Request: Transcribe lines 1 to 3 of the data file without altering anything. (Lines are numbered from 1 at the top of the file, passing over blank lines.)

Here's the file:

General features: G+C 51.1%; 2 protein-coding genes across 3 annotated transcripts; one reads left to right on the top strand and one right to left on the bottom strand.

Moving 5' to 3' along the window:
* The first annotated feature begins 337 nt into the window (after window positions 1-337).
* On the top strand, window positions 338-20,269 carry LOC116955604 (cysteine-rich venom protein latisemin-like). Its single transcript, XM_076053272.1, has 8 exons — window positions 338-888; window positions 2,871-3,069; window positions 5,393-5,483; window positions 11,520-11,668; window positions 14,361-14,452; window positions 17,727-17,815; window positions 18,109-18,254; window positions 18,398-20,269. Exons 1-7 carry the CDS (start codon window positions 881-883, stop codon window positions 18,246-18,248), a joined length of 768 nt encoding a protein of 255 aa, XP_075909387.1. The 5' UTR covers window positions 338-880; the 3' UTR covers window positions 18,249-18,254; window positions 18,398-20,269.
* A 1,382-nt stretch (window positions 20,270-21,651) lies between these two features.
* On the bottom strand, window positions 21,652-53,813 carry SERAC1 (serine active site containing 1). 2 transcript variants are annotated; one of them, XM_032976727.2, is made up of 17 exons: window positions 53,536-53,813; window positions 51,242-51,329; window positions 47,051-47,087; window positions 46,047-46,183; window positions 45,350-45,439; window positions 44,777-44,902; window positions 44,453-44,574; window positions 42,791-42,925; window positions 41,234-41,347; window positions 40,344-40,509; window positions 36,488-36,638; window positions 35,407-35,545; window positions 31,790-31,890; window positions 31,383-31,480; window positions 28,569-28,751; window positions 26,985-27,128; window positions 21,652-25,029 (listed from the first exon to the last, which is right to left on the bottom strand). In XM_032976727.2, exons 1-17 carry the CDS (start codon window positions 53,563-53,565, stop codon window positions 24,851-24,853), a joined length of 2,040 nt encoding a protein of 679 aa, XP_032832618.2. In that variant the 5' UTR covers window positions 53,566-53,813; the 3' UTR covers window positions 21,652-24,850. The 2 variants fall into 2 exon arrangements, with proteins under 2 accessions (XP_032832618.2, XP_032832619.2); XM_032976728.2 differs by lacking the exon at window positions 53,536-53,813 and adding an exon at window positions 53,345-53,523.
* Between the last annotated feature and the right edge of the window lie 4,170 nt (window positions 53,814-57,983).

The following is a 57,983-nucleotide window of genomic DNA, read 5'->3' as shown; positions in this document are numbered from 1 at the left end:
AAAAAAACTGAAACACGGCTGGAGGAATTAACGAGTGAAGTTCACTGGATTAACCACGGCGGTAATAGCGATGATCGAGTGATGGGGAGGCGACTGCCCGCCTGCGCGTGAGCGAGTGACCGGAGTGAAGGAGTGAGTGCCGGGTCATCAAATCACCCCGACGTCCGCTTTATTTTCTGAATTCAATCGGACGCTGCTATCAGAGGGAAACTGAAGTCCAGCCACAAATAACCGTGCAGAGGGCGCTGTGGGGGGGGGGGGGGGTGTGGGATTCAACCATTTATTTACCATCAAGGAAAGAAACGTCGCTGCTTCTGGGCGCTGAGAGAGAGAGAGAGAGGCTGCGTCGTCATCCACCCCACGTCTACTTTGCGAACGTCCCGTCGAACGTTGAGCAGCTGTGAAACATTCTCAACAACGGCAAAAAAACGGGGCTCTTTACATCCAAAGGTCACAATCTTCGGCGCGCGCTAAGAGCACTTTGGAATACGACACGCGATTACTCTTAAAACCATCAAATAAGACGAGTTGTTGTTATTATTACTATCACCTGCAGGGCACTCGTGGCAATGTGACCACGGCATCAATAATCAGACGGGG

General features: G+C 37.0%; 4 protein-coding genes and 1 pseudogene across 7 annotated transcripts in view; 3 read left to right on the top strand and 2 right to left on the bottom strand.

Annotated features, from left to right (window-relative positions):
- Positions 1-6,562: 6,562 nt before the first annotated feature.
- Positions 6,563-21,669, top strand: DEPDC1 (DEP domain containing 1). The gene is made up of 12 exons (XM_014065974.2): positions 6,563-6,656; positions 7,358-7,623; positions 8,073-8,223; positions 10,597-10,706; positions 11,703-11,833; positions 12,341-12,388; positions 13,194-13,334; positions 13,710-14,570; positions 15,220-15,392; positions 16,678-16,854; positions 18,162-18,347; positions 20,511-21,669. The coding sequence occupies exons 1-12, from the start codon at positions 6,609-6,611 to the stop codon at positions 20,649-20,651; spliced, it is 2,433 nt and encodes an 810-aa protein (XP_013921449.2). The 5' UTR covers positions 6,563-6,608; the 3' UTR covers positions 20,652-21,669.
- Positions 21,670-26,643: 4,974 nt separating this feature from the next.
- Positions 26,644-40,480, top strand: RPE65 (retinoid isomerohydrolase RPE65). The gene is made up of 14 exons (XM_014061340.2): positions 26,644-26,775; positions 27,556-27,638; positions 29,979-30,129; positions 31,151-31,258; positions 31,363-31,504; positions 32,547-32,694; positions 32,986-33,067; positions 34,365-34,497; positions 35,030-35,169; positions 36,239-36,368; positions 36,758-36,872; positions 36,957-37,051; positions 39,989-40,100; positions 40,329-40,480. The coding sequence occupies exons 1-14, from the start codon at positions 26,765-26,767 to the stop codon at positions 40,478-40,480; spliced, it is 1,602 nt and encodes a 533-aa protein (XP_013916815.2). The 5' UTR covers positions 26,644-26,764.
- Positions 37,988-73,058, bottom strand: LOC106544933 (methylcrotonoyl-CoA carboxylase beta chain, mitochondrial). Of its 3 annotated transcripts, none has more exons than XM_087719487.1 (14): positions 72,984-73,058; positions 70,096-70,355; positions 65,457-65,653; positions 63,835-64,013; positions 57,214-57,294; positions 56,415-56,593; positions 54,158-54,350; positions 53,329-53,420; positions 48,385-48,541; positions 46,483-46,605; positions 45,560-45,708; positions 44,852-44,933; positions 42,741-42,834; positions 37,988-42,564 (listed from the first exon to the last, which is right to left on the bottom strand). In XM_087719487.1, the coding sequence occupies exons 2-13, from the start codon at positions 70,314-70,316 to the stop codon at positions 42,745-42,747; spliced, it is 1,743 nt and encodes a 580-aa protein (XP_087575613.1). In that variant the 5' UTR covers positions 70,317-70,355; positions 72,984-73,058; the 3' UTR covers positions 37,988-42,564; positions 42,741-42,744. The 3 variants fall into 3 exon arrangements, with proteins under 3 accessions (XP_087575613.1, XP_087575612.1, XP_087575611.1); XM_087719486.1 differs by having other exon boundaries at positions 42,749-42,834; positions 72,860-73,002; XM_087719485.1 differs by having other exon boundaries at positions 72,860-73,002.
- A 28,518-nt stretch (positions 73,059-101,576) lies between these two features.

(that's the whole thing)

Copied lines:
General features: G+C 51.1%; 2 protein-coding genes across 3 annotated transcripts; one reads left to right on the top strand and one right to left on the bottom strand.

Moving 5' to 3' along the window:
* The first annotated feature begins 337 nt into the window (after window positions 1-337).